This Dawn framing camera (FC) image of Vesta shows Fabia crater on the right side of the image. Fabia crater is roughly 12 kilometers (7.5 miles) in diameter and has a large area of bright material originating from its top right rim and slumping towards its center. The top left rim of Fabia is more degraded than the rest of the rim, which is likely due to debris slumping into the crater and covering up this part of the rim. There are many boulders located on the debris and around the top part of Fabia crater. These boulders are much less than 1 kilometer (0.6 mile) wide and are identified by the shadows that they cast to the left. Note that the large dark patches with bright rims in the left of the image are artifacts that result from the processing of the image and are not features on Vesta's surface.
This image is located in Vesta's Numisia quadrangle, in Vesta's northern hemisphere. NASA's Dawn spacecraft obtained this image with its framing camera on Oct. 24, 2011. This image was taken through the camera's clear filter. The distance to the surface of Vesta is 700 kilometers (435 miles) and the image has a resolution of about 62 meters (203 feet) per pixel. This image was acquired during the HAMO (high-altitude mapping orbit) phase of the mission.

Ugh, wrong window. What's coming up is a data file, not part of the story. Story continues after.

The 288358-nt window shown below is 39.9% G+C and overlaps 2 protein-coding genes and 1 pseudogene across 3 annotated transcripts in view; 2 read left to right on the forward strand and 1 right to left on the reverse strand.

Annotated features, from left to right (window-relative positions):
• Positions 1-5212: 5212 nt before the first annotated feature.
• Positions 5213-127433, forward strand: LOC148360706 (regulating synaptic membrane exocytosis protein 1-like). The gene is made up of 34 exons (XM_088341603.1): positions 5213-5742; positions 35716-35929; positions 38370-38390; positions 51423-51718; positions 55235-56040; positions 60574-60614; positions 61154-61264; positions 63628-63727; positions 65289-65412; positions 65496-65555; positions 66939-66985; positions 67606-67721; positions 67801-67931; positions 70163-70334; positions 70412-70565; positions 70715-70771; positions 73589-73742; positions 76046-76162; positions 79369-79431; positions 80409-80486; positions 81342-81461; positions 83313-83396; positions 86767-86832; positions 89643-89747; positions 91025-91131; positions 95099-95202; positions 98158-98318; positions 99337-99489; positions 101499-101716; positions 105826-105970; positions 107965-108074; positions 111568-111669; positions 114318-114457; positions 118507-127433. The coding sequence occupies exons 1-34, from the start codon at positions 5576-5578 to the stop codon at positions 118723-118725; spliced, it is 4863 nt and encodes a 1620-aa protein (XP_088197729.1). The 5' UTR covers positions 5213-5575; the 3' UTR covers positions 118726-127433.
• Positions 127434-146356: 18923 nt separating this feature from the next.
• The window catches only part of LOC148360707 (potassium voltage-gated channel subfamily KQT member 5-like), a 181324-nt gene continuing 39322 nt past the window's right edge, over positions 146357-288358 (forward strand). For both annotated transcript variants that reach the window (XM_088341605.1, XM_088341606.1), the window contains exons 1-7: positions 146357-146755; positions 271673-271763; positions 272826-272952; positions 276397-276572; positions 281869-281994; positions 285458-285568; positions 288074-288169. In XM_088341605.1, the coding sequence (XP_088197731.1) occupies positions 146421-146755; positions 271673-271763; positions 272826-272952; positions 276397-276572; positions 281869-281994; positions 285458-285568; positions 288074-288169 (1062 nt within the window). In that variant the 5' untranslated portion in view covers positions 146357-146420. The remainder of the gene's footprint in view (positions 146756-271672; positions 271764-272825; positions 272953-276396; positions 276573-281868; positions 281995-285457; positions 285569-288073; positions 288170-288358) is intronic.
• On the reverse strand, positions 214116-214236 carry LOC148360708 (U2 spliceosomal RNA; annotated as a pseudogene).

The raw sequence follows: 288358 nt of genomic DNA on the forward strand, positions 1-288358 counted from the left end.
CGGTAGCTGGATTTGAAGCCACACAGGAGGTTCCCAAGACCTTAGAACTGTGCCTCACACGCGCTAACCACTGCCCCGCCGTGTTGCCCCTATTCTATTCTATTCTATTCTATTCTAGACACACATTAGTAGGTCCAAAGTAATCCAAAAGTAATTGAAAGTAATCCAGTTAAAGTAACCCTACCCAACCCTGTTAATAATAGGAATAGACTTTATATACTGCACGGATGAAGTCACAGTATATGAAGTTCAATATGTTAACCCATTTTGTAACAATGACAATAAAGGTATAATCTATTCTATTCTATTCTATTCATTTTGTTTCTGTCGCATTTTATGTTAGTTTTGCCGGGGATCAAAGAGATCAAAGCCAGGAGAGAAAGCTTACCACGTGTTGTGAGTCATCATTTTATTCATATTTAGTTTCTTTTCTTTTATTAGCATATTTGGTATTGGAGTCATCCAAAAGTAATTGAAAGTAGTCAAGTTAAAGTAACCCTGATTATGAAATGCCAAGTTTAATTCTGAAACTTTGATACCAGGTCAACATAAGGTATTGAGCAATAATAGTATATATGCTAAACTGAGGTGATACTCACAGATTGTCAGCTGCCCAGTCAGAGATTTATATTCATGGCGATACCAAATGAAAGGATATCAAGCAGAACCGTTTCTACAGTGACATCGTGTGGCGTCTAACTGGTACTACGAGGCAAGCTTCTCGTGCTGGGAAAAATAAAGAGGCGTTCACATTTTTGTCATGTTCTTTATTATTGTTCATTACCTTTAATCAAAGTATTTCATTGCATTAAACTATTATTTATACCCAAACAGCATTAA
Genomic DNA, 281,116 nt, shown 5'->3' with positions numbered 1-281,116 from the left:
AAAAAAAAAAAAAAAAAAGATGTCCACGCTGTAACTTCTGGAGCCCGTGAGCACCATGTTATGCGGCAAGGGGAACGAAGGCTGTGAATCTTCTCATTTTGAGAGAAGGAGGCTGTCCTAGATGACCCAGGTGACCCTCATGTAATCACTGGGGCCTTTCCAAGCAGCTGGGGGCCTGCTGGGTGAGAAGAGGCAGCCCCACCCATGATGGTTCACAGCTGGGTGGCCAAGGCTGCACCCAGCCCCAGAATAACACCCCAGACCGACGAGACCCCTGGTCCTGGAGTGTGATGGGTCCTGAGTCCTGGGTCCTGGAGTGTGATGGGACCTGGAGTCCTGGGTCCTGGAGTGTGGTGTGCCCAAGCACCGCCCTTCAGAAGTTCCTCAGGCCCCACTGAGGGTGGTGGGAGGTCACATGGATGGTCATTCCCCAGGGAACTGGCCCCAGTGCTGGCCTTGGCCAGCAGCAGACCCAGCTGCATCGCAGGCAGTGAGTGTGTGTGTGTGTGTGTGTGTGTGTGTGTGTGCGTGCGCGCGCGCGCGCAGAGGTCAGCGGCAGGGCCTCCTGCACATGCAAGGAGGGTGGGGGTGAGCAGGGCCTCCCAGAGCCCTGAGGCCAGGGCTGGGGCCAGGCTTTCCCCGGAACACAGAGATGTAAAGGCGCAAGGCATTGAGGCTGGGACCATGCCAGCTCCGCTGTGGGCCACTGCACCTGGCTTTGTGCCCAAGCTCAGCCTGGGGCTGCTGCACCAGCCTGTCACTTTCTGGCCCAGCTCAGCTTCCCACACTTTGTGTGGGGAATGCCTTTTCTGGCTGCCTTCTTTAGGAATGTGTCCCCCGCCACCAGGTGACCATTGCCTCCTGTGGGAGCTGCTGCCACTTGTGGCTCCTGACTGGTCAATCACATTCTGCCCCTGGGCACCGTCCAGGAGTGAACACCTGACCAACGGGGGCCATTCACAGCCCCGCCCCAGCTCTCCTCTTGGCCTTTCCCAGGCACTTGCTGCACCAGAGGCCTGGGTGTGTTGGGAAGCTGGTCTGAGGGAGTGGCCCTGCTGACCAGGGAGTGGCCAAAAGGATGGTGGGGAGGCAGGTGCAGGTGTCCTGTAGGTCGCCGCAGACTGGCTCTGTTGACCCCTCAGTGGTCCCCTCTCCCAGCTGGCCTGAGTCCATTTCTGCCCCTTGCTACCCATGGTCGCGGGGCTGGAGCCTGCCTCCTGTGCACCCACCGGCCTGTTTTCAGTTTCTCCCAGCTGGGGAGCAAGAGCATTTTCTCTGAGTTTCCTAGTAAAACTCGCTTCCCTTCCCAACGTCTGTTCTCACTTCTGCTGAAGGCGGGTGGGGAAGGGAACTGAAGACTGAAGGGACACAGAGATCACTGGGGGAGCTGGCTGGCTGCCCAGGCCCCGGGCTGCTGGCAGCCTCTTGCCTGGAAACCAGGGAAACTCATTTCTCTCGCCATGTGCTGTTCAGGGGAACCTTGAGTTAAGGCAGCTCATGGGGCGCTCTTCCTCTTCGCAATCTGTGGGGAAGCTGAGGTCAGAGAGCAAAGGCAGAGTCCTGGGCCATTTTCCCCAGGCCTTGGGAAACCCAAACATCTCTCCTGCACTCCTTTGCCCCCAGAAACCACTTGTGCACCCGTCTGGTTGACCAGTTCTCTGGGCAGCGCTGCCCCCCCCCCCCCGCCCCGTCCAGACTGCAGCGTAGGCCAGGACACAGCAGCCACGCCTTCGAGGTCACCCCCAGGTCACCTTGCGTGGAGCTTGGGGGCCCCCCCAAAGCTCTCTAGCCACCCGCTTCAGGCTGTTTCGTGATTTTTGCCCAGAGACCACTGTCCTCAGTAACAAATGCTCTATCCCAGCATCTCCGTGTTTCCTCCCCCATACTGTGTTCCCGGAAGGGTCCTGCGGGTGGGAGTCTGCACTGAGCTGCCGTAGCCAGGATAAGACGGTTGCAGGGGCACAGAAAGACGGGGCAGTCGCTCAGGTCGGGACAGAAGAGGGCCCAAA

The Dawn mission to Vesta and Ceres is managed by NASA's Jet Propulsion Laboratory, a division of the California Institute of Technology in Pasadena, for NASA's Science Mission Directorate, Washington D.C. UCLA is responsible for overall Dawn mission science. The Dawn framing cameras have been developed and built under the leadership of the Max Planck Institute for Solar System Research, Katlenburg-Lindau, Germany, with significant contributions by DLR German Aerospace Center, Institute of Planetary Research, Berlin, and in coordination with the Institute of Computer and Communication Network Engineering, Braunschweig. The Framing Camera project is funded by the Max Planck Society, DLR, and NASA/JPL.